On Monday, I ventured into the countryside to meet with three of the directors of the Highbank Water Scheme, Ian Ridge, Colin Maw and Chairperson, Rob Watson.
They took me to Happy Valley, a property once owned by the Holmes family, passing by the three 25,000L storage tanks on the hill. Rob explained that 1.4km of pipe takes the water from the pump to the tanks. Then that water is gravity fed through over 90km of pipe to the 140 houses on the scheme.
“The water is pumped at a very high pressure,” explained Rob, “we had to get the technology and water treatment right to handle that. The large UV light for example was imported from Germany.”
To ensure water quality that meets Health Department compliance, Ashburton District Council take regular water samples, monthly for turbidity and E Coli and three monthly for mineral levels which is performed by Hills Laboratories.
The Main issue they face, however, is a constant power supply, Monday morning’s wind storm for example, cut the supply and the system had to be rebooted. Although they have a back up which has cured 90% of the problem, sometimes they need to physically restart the system. The tanks once at 20% capacity activates the pump to send more water, so it is constantly draining and refilling. To ensure that only treated water is supplied, there is a failsafe in the system to stop the pumps. In the event of a power outage, a text alert is sent out by the system and one of the directors will attend to it. The current directors as well as Ian, Colin and Rob, are Shari Early, Graham Foster, Ian Maw and Daryl Hydes, Secretary Margaret Thomas has been there since the start.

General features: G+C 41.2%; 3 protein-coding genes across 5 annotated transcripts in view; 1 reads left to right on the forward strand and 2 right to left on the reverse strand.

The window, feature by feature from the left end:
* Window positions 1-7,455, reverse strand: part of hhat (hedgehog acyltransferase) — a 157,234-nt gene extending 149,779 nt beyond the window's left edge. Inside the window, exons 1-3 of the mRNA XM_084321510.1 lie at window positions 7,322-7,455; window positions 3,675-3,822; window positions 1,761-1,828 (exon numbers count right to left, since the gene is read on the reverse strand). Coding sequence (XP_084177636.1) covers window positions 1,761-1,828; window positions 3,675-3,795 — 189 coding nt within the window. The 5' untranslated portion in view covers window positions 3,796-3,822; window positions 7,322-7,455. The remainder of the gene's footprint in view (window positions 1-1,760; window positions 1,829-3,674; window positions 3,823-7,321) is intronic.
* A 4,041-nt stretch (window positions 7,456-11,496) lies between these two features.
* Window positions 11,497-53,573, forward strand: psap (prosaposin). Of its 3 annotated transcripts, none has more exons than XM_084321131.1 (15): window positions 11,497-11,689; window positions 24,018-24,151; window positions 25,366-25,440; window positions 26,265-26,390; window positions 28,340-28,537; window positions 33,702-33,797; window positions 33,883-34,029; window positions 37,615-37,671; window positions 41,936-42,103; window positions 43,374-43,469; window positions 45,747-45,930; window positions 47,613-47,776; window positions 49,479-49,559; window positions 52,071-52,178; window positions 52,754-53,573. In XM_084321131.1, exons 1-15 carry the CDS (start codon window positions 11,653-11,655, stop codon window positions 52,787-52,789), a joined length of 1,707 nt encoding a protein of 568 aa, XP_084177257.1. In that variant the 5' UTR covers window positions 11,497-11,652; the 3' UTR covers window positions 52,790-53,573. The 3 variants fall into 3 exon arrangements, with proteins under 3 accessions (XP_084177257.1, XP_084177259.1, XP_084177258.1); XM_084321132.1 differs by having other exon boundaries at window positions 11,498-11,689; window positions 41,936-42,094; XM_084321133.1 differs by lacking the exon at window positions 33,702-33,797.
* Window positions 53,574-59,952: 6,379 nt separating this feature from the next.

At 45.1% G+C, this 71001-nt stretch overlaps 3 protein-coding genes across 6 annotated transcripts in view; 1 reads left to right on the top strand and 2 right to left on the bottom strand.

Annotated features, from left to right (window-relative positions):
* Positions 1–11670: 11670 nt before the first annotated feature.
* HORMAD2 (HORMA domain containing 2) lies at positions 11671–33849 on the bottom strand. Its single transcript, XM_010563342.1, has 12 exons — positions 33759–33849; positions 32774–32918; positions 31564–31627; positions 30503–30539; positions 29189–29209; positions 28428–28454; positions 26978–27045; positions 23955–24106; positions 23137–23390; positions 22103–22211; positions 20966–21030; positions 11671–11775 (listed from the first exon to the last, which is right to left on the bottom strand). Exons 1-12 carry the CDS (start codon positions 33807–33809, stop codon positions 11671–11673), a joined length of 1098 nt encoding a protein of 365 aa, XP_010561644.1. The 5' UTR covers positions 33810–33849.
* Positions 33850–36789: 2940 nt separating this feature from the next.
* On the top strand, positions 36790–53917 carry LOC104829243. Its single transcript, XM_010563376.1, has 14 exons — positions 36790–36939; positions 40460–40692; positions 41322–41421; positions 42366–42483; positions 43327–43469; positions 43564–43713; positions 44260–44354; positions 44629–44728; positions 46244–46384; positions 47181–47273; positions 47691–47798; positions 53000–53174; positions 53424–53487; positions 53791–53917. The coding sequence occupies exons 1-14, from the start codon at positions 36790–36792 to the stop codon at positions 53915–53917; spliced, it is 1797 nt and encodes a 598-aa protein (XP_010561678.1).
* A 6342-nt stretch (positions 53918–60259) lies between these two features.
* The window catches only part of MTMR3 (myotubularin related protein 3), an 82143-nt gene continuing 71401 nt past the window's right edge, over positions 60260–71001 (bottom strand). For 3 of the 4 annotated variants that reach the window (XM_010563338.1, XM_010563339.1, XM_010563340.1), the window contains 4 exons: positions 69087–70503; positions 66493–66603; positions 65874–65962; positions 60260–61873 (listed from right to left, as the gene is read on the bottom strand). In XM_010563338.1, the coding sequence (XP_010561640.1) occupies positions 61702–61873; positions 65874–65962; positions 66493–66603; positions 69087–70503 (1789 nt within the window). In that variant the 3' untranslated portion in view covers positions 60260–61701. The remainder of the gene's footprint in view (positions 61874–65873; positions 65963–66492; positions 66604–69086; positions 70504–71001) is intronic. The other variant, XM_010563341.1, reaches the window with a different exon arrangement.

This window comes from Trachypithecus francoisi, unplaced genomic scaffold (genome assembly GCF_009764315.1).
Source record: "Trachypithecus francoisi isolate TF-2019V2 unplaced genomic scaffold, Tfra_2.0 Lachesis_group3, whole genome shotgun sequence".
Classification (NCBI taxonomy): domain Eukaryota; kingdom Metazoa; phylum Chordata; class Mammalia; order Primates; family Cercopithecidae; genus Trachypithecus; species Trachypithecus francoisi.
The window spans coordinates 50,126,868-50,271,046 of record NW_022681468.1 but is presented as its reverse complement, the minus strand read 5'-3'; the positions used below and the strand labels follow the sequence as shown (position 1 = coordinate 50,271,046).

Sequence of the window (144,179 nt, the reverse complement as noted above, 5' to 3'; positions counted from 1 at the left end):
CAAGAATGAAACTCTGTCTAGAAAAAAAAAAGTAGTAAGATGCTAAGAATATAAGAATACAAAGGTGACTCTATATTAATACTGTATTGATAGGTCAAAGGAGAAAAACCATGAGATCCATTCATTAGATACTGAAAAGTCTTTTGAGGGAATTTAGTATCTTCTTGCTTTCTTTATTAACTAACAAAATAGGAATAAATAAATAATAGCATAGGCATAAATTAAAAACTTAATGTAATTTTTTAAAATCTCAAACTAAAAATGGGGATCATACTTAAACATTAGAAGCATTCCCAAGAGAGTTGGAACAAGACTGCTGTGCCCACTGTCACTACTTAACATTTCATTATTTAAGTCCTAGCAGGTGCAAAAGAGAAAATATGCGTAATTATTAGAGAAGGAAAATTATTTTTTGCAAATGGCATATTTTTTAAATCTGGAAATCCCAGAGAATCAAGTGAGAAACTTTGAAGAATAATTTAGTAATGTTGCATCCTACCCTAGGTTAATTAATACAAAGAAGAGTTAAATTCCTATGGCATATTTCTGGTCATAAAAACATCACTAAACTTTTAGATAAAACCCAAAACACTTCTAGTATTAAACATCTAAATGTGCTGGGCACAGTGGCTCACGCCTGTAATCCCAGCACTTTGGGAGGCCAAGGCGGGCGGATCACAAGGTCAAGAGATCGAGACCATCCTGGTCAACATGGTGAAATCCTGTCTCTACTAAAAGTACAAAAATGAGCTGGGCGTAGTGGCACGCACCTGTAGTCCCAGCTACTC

An incredible amount of thought and effort went into setting up this scheme, and maintaining it for the past 20 years. Rob explained how much more difficult it would be to do the same today, new regulations, Health Department compliance criteria and consents required from ECAN and local council.
So how did it happen? Twenty Years ago, several farmers wives said they had had enough of the filthy water and managed to persuade their husbands to do something ten properties and then gradually as more meetings were held, over 115 houses were on board. The final boundary covered Barkers Road, Line Road, Rakaia River Road and Lauriston Barhill Road.
Murray Foster was the first Chairperson, the scheme was agreed in January 1977 and was followed by a huge community effort; digging trenches, road crossings, laying pipe and contributing towards the $400,000 price tag. The scheme was fully operational by September that same year, an amazing achievement.
We often do not question where our water comes from until is stops coming out of the tap. Schemes like this are small but essential for rural residences, business and livestock. They are often voluntarily maintained and privately funded.
To support Highbank Water Scheme’s 20th Anniversary, a history of the project has been created and printed. Ian said, “We wanted to get some memories down, its amazing how quickly the time has passed.”
Invitations to the celebration evening have been sent out, RSVP’s to be made by 30th September for catering purposes.
Colin said, “It would be great to see everyone there.”